International first-timers, monster milestones and a continued appreciation for new media defined 2012.
By Matthew de la Peña|
In 2011, an incoming mayor with a penchant for dance shone an intense light on the art form in Chicago. If Rahm Emanuel’s effect on local dance has yet to be fully seen—beyond his plethora of honorary titles from Chicago troupes—the community has taken full advantage of the attention. New ventures, milestones and multidisciplinary collaborations all made for a stellar 2012.
All for one The consortium at the newly formed American Rhythm Center experimented with an innovative nonprofit model: Nine arts orgs—including Chicago Human Rhythm Project, Giordano Dance Chicago, Cerqua Rivera Dance Theatre and Kalapriya—partnered for a shared, permanent space. ARC’s headquarters, the Fine Arts Building on Michigan Avenue, got a nice renovation and a breath of fresh artistic life with new artists and city interest.
Their first time (in Chicago) Dance Center of Columbia welcomed five female choreographers from Africa in its “Voices of Strength” program, a humorous and gut-wrenching examination of colonialist oppression. Turner Prize–winning British artist Martin Creed exposed himself with a provocative minimalist staging of Work No. 1020 (Ballet) at the MCA, and Canada’s Royal Winnipeg Ballet returned with the first local performance of its latest, Moulin Rouge, at the Auditorium. It was Paris Opera Ballet, though, that made the city’s future feel auspicious. The Parisians brought a classic in Giselle, while the Harris and Millennium Park offered the first-time visitors to the masses by putting them on the big screen at the Pritzker Pavilion, marking the country’s first outdoor simulcast of an international ballet company. We look forward to Paris Opera’s next visit—and hopefully more public simulcasts, Parisian or otherwise.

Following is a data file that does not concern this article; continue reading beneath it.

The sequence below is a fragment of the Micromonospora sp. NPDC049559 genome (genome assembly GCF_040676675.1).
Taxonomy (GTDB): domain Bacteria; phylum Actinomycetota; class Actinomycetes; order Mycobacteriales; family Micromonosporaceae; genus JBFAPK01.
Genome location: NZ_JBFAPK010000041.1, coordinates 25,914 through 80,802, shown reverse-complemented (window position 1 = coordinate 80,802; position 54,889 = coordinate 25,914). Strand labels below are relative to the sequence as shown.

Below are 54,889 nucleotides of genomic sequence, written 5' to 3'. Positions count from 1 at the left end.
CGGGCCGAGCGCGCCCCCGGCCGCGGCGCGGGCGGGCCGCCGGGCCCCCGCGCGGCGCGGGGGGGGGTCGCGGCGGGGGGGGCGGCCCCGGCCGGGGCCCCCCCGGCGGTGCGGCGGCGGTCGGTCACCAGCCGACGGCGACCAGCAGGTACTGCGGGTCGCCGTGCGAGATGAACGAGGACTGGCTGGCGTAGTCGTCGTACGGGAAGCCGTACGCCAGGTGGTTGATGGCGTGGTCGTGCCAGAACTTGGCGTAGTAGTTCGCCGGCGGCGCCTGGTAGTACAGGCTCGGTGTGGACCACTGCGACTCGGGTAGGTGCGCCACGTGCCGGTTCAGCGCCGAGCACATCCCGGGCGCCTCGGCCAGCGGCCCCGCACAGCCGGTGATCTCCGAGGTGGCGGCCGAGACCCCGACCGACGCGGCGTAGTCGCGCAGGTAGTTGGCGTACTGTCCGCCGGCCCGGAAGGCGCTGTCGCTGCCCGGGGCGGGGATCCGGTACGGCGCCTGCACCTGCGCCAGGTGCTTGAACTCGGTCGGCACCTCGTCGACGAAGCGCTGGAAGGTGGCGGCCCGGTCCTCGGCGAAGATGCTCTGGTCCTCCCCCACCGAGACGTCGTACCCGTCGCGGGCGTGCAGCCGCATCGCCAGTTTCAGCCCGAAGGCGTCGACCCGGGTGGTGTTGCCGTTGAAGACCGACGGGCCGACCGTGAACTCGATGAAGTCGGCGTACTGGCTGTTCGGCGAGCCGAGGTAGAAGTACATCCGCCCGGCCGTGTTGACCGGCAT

Viral video Choreographers continued to embrace interdisciplinary collaborations. Margaret Jenkins brought her genre-crossing Light Moves to the Dance Center, while other collabs were less complex yet no less engaging. Kate Corby & Dancers’ In Whole or in Part was a deft example of supplemental imagery used to great effect. The Leopold Group’s A Correct Likeness took light and photography from Jessie Young and Matthew Gregory Hollis to bring inanimate images to life at DEFIBRILLATOR. Media artist/designer Joshua Paul Weckesser’s name seemed to pop up in every program. And there was hardly a moment we didn’t like in Produce at the White Box; in its second year, Lauren Warnecke and Timothy Russell’s improvised experiment cleverly incorporated dancers, designers and musicians. Year three should be even better.